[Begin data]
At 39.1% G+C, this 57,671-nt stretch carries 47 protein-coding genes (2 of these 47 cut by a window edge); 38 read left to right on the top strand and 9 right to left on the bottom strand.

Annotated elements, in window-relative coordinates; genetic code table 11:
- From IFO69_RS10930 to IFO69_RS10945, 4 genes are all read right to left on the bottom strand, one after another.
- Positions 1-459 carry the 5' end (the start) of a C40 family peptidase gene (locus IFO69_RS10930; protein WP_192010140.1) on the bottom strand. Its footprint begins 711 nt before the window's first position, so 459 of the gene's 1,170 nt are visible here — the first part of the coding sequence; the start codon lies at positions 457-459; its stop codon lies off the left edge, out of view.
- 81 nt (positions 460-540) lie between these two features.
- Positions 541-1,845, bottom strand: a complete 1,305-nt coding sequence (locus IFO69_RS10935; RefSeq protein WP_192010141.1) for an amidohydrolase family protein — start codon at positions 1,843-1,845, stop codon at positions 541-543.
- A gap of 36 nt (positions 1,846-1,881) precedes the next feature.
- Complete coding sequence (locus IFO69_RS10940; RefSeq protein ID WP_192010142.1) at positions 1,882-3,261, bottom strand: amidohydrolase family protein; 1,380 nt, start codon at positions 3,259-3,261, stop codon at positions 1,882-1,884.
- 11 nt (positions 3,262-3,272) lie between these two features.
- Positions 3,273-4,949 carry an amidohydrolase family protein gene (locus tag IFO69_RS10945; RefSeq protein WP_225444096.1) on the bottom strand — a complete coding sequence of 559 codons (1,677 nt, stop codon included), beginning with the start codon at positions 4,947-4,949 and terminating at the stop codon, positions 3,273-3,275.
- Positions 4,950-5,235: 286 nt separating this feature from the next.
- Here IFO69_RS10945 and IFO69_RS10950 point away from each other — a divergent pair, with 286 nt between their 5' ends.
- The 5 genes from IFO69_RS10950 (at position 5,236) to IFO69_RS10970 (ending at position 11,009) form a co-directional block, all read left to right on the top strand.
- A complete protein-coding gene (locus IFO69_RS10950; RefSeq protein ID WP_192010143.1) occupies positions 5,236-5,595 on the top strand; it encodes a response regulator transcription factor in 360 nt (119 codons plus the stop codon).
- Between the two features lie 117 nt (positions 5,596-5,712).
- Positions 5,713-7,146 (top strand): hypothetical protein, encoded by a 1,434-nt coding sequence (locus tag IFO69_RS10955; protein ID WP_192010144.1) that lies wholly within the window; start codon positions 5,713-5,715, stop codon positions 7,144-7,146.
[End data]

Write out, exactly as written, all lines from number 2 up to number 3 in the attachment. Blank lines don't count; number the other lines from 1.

Annotated elements, in window-relative coordinates; genetic code table 11:
- From IFO69_RS10930 to IFO69_RS10945, 4 genes are all read right to left on the bottom strand, one after another.